>>>>> even though they only provide authentication in the form of group
>>>>> membership (the relevant key material is typically available to multiple
>>>>> machines).  As such, don't they provide strong enough cryptographic
>>>>> protection (and end-to-end, no less!) to be a superior authorization
>>>>> mechanism than an IP ACL?  (Any resulting text changes may bleed into
>>>>> Sections 11 and 12 in addition to 8.4, per my COMMENT.)
>>>> So I _think_ your question here is why isn’t TSIG also considered a valid option in combination with Strict TLS?
>>> Yes, that's a fair summary.
>>>> The reason is that TSIG signed requests can be forwarded by a third
>>>> party. The signature is ONLY over the DNS message payload, so it doesn’t
>>>> cover the identity of the originator. That means that if only a TSIG is
>>> Yes.  Part of my point is that the specific identity of the originator is
>>> not always needed, if authorization to receive a transfer can be determined
>>> without knowing the actual identity.
>>>> required, the server cannot be sure that the client originating the TLS
>>>> connection is not an on-path attacker forwarding requests, and therefore
>>>> inspecting the zone transfer responses. (The real value of TSIG is that
>>> Yes.  But in order to get into such an on-path position the attacker would
>>> have to compromise the strict TLS required by the original client. An
>>> attacker that can do that could also inject themself as on-path for a pure
>>> mutual TLS solution.  In this sense we could consider that, when an
>>> (authorized) client sends an XFR+TSIG to a proxy on a TLS connection where
>>> strict server certificate validation has succeeded, the client is
>>> delegating its authorization to receive the XFR to the proxy, and thus that
>>> the proxy is also authorized to receive the transfer.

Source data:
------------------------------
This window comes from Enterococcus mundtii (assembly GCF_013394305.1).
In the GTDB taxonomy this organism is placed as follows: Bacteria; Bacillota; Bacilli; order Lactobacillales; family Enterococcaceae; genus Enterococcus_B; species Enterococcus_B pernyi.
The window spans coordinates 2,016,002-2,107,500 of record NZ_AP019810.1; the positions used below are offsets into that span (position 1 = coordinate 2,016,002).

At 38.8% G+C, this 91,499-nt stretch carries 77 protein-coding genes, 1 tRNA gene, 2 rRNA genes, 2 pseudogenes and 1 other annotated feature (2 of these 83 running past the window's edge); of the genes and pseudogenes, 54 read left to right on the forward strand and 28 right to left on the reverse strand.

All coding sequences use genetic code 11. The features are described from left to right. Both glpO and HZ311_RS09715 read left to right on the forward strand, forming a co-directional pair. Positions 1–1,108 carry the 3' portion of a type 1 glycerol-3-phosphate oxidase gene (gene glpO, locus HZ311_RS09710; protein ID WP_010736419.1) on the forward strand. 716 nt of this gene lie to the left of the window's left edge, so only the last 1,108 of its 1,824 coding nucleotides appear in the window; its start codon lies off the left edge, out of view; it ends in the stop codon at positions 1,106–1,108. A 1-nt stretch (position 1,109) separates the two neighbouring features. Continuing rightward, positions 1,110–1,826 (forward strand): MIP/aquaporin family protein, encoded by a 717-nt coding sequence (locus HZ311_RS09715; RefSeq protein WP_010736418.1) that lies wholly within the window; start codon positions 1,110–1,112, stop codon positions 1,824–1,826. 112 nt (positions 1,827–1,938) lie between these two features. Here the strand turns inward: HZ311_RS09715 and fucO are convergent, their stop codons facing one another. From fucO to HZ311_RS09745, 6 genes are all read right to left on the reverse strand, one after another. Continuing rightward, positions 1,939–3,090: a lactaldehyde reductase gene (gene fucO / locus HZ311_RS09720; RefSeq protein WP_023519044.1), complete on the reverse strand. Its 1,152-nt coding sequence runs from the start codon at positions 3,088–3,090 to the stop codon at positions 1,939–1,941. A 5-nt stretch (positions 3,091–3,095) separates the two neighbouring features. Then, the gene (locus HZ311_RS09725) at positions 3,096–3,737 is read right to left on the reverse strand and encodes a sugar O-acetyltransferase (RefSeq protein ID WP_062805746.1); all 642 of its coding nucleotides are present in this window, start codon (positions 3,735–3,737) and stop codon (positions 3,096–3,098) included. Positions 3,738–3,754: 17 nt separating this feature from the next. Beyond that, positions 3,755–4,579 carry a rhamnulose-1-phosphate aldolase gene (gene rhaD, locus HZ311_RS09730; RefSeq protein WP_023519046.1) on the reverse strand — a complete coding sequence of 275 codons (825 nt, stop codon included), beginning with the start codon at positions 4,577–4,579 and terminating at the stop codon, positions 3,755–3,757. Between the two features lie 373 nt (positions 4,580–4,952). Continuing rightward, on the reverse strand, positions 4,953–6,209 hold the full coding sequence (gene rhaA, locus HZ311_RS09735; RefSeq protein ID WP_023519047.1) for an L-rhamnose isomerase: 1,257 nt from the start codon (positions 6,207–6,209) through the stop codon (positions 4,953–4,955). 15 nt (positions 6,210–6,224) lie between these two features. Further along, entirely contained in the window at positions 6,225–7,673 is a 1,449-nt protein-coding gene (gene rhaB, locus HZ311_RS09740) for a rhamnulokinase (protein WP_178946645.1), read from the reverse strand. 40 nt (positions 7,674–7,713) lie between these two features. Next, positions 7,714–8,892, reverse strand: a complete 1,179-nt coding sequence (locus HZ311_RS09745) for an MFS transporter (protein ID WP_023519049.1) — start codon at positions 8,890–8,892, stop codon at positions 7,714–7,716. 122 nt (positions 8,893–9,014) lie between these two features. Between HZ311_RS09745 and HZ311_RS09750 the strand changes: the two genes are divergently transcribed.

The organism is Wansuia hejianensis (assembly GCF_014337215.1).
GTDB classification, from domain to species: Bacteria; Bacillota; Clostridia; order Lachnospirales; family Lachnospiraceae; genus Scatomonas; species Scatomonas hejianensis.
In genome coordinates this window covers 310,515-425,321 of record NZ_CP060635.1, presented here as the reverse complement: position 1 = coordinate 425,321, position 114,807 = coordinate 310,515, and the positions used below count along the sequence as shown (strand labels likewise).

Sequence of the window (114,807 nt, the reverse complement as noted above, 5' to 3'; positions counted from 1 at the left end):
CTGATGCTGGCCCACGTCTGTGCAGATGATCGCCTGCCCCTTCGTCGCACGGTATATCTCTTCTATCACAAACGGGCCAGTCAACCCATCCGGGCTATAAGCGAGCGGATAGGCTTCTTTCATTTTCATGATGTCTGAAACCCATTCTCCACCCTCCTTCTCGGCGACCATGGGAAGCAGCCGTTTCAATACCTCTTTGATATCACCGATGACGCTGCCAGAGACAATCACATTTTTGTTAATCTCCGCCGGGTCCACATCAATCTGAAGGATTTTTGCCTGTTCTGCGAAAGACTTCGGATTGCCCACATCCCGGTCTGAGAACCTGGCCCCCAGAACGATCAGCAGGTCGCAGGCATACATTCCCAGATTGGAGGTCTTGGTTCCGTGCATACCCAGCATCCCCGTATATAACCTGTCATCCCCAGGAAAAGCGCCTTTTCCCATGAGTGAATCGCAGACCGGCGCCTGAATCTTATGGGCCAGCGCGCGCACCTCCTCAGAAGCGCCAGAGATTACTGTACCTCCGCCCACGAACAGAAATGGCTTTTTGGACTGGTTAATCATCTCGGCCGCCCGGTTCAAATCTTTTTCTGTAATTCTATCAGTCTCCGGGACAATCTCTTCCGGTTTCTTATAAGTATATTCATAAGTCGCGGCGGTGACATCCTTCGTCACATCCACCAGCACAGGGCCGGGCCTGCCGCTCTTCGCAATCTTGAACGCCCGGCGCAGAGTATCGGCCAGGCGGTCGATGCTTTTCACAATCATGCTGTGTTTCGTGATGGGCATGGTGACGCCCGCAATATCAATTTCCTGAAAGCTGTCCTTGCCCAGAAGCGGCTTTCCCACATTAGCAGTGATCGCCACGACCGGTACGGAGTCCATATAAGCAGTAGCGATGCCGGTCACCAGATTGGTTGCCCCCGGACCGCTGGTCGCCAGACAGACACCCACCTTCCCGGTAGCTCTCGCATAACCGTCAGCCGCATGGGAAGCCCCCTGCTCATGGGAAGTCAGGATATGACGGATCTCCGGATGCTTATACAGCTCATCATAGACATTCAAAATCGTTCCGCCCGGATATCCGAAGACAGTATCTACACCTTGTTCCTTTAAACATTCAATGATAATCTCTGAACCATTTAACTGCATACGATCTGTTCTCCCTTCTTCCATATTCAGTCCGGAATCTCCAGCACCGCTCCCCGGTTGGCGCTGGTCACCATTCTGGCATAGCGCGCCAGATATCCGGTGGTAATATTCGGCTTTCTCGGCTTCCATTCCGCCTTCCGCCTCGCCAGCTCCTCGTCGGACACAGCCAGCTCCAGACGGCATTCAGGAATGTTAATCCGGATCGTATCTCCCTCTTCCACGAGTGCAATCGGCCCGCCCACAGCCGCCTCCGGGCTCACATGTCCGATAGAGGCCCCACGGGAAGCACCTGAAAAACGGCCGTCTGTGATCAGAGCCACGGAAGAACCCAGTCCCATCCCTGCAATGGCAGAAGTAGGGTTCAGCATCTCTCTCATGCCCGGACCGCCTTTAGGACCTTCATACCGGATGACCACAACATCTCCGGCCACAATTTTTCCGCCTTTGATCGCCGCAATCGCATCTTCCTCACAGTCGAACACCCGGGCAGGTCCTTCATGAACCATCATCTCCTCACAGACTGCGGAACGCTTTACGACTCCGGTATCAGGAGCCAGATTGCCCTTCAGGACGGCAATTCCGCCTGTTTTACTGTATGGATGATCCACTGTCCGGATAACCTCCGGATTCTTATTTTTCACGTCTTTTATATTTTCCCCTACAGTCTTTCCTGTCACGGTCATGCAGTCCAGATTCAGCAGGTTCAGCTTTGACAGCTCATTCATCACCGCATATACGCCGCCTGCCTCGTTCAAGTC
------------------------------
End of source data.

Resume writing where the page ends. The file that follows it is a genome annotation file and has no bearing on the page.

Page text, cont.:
>> One concern is that an attack or misconfiguration that resulted in the client sending the XFR request in clear text would allow the attacker to obtain the signed message for replay. Since this is a migration from a clear text protocol to a TLS based protocol that doesn’t seem impossible. Whereas compromising mTLS directly is somewhat more challenging? 
> It's a valid concern in migration scenarios, yes.
> My preference (as always) would be to get some text in the document that
> covers the properties that TSIG+strict-TLS provide, 

There are a couple of places that need tweaks for the move to the combined IP+TSIG model - I think the required update to the bullet points in section 11 Section (describing the properties of the combined mechanisms) should address this.

> as well as the
> perception of risk in the migration scenario that TISG migh be sent without
> (strict) TLS and the consequences should that happen.  That would be
> useful, IMO, regardless of whether it ends up being a recommended/permitted
> option or not.  I am sensitive to concerns about adding a lot of new text
> at a late stage without sufficient review, though, so I will ask if you
> think we can come up with such text and get it reviewed or not.

We do already give a general warning in section 12: 

“  An individual zone transfer is not considered protected by XoT unless
   both the client and server are configured to use only XoT, and the
   overall zone transfer is not considered protected until all members
   of the transfer group are configured to use only XoT with all other
   transfers servers (see Section 13).”

and later in the same section we touch on how to test/validate this. Section 14 highlights to use ‘migration mode’ with care. So assuming the IP+TSIG combination is a MUST, I’m not sure we need to add a specific call out for cleartext TSIG here? 

Best regards